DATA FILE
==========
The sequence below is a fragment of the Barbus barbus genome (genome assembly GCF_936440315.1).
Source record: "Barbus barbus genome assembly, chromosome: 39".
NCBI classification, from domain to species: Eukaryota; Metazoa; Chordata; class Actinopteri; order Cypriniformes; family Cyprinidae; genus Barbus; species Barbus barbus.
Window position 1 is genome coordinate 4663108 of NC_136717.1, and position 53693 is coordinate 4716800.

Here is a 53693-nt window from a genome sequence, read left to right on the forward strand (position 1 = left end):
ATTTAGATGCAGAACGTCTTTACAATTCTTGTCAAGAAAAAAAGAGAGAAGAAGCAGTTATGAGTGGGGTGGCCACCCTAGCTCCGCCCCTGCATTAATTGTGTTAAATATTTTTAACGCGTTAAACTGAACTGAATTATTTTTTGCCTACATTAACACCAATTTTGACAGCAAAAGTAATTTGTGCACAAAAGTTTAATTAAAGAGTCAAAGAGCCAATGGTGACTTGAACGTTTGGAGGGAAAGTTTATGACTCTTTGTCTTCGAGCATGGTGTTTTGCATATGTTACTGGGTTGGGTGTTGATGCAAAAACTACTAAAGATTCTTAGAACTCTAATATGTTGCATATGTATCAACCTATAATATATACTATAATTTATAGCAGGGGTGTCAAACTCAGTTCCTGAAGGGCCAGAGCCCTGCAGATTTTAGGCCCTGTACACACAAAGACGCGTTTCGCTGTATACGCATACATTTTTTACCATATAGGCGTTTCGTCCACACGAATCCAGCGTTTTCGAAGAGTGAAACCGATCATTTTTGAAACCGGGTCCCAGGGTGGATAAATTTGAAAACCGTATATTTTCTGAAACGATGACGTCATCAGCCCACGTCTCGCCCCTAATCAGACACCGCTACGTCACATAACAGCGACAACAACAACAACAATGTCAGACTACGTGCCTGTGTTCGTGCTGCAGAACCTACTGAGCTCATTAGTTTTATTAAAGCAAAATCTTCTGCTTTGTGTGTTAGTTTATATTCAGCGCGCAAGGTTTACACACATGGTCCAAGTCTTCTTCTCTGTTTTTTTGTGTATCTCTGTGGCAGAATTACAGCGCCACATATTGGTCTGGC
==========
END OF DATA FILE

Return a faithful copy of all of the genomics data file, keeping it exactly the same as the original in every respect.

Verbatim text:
The sequence below is a fragment of the Barbus barbus genome (genome assembly GCF_936440315.1).
Source record: "Barbus barbus genome assembly, chromosome: 39".
NCBI classification, from domain to species: Eukaryota; Metazoa; Chordata; class Actinopteri; order Cypriniformes; family Cyprinidae; genus Barbus; species Barbus barbus.
Window position 1 is genome coordinate 4663108 of NC_136717.1, and position 53693 is coordinate 4716800.

Here is a 53693-nt window from a genome sequence, read left to right on the forward strand (position 1 = left end):
ATTTAGATGCAGAACGTCTTTACAATTCTTGTCAAGAAAAAAAGAGAGAAGAAGCAGTTATGAGTGGGGTGGCCACCCTAGCTCCGCCCCTGCATTAATTGTGTTAAATATTTTTAACGCGTTAAACTGAACTGAATTATTTTTTGCCTACATTAACACCAATTTTGACAGCAAAAGTAATTTGTGCACAAAAGTTTAATTAAAGAGTCAAAGAGCCAATGGTGACTTGAACGTTTGGAGGGAAAGTTTATGACTCTTTGTCTTCGAGCATGGTGTTTTGCATATGTTACTGGGTTGGGTGTTGATGCAAAAACTACTAAAGATTCTTAGAACTCTAATATGTTGCATATGTATCAACCTATAATATATACTATAATTTATAGCAGGGGTGTCAAACTCAGTTCCTGAAGGGCCAGAGCCCTGCAGATTTTAGGCCCTGTACACACAAAGACGCGTTTCGCTGTATACGCATACATTTTTTACCATATAGGCGTTTCGTCCACACGAATCCAGCGTTTTCGAAGAGTGAAACCGATCATTTTTGAAACCGGGTCCCAGGGTGGATAAATTTGAAAACCGTATATTTTCTGAAACGATGACGTCATCAGCCCACGTCTCGCCCCTAATCAGACACCGCTACGTCACATAACAGCGACAACAACAACAACAATGTCAGACTACGTGCCTGTGTTCGTGCTGCAGAACCTACTGAGCTCATTAGTTTTATTAAAGCAAAATCTTCTGCTTTGTGTGTTAGTTTATATTCAGCGCGCAAGGTTTACACACATGGTCCAAGTCTTCTTCTCTGTTTTTTTGTGTATCTCTGTGGCAGAATTACAGCGCCACATATTGGTCTGGC